Marine Biology

, Volume 162, Issue 11, pp 2291–2303 | Cite as

Adaptive radiation of damselfishes (Perciformes, Pomacentridae) in the eastern Pacific

  • Rosalía Aguilar-Medrano
  • Héctor Reyes-Bonilla
  • P. David Polly
Original Paper

Abstract

Pomacentridae is one of the most abundant families in tropical and temperate rocky and coral reefs. They present an extraordinary diversity of habitat preferences, feeding, morphologies and behavior. The eastern Pacific is biogeographically isolated by the Isthmus of Panama and the eastern Pacific barrier. There is an agreement about the origin of the fauna of the Tropical Eastern Pacific, suggesting three main factors, mixture, dispersal and vicariance. In this study, by cluster analyses and parsimony analysis of endemism, the distribution of damselfishes within the eastern Pacific was analyzed to elucidate the provinciality and the history of their radiation. Six main provinces were found: (1) Easter Pacific equatorial islands, (2) North, (3) Center, (4) South, (5) California Province and (6) Clipperton. The Gulf of California and Galapagos islands are the two main centers of species richness. Three main factors limited the radiation of damselfishes: in islands, the distance of the island to the mainland and the size of the island; while in the mainland, the temperature appears to be the main barrier. Our results show the radiation process of Pomacentridae in the eastern Pacific as a dynamic dispersion system, which can be categorized in three main steps: (1) mixture and speciation of species with close affinity to west Atlantic ancestral stocks in the Central Province, (2) dispersion due to favorable conditions to Galapagos islands and Gulf of California and (3) the more complex and perhaps long, gradual dispersal and radiation to temperate areas and isolated or marginal environments.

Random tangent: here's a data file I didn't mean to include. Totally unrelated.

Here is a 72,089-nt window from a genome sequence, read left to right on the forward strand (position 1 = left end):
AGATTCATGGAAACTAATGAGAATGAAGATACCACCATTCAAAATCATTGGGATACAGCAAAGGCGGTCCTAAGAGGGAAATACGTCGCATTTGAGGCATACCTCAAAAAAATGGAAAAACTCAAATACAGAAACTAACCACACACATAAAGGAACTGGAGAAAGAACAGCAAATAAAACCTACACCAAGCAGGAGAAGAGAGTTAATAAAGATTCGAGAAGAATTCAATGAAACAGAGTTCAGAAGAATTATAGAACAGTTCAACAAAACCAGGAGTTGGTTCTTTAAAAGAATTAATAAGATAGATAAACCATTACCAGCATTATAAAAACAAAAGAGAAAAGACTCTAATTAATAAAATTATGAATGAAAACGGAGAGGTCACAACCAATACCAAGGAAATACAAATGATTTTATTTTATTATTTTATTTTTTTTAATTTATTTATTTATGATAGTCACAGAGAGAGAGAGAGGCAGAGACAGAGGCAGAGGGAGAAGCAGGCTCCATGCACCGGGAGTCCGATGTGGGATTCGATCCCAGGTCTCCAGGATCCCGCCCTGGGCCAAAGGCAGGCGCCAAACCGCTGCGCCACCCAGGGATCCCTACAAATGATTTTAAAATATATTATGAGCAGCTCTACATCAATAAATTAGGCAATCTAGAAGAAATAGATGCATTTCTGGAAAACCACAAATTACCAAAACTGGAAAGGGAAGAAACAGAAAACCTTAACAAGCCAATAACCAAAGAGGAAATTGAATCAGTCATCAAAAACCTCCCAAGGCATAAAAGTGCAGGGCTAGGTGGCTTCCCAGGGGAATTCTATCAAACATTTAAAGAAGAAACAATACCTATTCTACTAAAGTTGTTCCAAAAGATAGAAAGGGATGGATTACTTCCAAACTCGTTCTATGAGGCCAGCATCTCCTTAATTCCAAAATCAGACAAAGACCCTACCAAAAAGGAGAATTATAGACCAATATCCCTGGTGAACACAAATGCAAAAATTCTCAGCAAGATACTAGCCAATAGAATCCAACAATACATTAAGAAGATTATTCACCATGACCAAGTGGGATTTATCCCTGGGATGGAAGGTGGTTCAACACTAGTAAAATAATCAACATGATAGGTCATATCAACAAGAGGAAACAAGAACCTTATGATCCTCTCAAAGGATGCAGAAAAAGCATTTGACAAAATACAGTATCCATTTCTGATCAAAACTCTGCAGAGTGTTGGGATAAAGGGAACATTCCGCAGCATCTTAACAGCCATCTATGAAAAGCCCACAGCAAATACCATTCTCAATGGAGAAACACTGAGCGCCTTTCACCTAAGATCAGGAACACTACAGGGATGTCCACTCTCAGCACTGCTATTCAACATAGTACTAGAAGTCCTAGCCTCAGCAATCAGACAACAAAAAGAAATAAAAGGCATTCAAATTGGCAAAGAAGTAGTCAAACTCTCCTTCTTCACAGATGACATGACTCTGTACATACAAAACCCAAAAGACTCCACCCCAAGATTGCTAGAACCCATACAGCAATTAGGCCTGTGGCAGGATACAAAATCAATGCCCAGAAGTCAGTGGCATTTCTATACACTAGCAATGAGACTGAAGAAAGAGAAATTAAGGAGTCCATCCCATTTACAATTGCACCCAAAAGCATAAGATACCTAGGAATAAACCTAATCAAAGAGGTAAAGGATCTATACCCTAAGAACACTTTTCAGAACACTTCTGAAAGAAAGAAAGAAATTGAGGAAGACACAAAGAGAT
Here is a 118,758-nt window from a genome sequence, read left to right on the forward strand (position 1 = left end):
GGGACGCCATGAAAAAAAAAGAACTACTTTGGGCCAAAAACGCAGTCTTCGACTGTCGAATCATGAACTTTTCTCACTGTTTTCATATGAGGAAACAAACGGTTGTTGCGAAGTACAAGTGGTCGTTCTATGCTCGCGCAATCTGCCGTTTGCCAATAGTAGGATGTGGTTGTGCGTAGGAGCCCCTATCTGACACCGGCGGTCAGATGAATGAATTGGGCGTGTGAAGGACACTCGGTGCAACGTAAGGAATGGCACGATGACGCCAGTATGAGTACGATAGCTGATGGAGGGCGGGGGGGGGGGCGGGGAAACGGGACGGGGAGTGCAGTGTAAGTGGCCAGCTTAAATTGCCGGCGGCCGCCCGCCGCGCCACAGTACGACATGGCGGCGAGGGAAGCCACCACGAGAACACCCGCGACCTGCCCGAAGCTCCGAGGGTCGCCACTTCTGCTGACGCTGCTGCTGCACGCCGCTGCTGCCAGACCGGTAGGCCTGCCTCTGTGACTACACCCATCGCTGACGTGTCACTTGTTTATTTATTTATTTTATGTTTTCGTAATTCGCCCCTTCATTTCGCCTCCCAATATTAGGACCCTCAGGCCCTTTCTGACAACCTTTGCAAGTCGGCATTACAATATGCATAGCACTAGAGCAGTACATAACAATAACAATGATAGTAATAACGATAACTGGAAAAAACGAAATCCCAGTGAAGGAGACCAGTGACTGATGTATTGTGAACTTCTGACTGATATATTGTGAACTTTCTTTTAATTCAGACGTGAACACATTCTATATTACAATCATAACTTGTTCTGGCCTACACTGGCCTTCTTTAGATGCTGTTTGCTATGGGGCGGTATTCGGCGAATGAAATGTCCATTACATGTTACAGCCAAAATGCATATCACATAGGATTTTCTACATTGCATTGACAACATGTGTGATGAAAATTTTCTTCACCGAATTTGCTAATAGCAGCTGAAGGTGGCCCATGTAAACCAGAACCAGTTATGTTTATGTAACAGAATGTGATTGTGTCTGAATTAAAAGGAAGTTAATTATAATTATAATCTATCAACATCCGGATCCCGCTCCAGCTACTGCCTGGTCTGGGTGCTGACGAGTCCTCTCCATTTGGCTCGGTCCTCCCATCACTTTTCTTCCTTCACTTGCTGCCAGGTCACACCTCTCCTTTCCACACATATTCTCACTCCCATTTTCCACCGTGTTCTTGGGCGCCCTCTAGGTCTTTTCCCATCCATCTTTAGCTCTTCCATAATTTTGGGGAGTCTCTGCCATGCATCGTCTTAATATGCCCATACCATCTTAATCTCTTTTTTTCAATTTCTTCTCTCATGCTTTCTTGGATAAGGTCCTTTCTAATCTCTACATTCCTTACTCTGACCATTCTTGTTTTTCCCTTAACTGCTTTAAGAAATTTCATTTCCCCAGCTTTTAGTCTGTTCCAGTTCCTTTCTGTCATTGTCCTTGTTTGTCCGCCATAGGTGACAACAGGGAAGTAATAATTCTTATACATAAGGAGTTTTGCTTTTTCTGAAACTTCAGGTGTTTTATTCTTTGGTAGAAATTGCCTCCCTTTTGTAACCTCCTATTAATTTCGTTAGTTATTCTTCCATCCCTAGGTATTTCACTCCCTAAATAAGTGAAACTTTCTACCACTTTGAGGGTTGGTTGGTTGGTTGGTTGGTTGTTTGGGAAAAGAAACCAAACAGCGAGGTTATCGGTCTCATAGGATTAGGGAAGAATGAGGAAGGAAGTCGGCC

Notes

Acknowledgments

Consejo Nacional de Ciencia y Tecnología (CONACYT, Mexico) funded the research of R. Aguilar-Medrano. The manuscript benefited from comments by E. Balart Páez, X. Moreno Sánchez, M. Taylor and one anonymous reviewer.

Compliance with ethical standards

Conflict of interest

The authors declare that they have no conflict of interest.

Ethical standard

This study did not use organisms.

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Copyright information

© Springer-Verlag Berlin Heidelberg 2015

Authors and Affiliations

  • Rosalía Aguilar-Medrano
    • 1
    • 2
  • Héctor Reyes-Bonilla
    • 3
  • P. David Polly
    • 4
  1. 1.Department of Ecology and Evolutionary BiologyUniversity of California, Los AngelesLos AngelesUSA
  2. 2.Instituto de Ecología AplicadaUniversidad Autónoma de TamaulipasCiudad VictoriaMexico
  3. 3.Departamento Académico de Biología MarinaUniversidad Autónoma de Baja California SurLa PazMexico
  4. 4.Department of Geological Sciences, Biology, and AnthropologyIndiana UniversityBloomingtonUSA

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